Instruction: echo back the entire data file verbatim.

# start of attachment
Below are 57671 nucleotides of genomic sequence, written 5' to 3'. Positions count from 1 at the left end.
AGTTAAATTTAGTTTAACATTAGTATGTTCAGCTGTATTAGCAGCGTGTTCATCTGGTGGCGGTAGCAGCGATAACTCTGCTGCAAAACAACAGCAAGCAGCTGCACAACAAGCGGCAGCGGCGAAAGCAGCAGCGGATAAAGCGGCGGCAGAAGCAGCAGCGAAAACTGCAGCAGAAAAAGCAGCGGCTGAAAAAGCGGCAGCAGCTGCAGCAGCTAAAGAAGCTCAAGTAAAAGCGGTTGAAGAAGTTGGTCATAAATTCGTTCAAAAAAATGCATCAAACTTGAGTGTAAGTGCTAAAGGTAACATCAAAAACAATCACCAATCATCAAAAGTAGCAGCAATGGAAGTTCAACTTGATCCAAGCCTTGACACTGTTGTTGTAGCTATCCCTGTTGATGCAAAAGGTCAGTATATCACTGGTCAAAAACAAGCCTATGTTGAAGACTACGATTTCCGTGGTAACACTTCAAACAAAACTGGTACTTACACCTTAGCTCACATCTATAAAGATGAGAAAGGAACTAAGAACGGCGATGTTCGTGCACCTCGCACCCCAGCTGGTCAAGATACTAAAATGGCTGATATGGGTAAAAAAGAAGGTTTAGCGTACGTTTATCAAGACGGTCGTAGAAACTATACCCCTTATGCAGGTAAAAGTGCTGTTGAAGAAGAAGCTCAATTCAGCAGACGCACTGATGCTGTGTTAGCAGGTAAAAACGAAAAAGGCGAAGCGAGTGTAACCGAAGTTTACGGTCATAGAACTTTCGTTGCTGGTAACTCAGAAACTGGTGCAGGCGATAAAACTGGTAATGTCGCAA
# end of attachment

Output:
Below are 57671 nucleotides of genomic sequence, written 5' to 3'. Positions count from 1 at the left end.
AGTTAAATTTAGTTTAACATTAGTATGTTCAGCTGTATTAGCAGCGTGTTCATCTGGTGGCGGTAGCAGCGATAACTCTGCTGCAAAACAACAGCAAGCAGCTGCACAACAAGCGGCAGCGGCGAAAGCAGCAGCGGATAAAGCGGCGGCAGAAGCAGCAGCGAAAACTGCAGCAGAAAAAGCAGCGGCTGAAAAAGCGGCAGCAGCTGCAGCAGCTAAAGAAGCTCAAGTAAAAGCGGTTGAAGAAGTTGGTCATAAATTCGTTCAAAAAAATGCATCAAACTTGAGTGTAAGTGCTAAAGGTAACATCAAAAACAATCACCAATCATCAAAAGTAGCAGCAATGGAAGTTCAACTTGATCCAAGCCTTGACACTGTTGTTGTAGCTATCCCTGTTGATGCAAAAGGTCAGTATATCACTGGTCAAAAACAAGCCTATGTTGAAGACTACGATTTCCGTGGTAACACTTCAAACAAAACTGGTACTTACACCTTAGCTCACATCTATAAAGATGAGAAAGGAACTAAGAACGGCGATGTTCGTGCACCTCGCACCCCAGCTGGTCAAGATACTAAAATGGCTGATATGGGTAAAAAAGAAGGTTTAGCGTACGTTTATCAAGACGGTCGTAGAAACTATACCCCTTATGCAGGTAAAAGTGCTGTTGAAGAAGAAGCTCAATTCAGCAGACGCACTGATGCTGTGTTAGCAGGTAAAAACGAAAAAGGCGAAGCGAGTGTAACCGAAGTTTACGGTCATAGAACTTTCGTTGCTGGTAACTCAGAAACTGGTGCAGGCGATAAAACTGGTAATGTCGCAA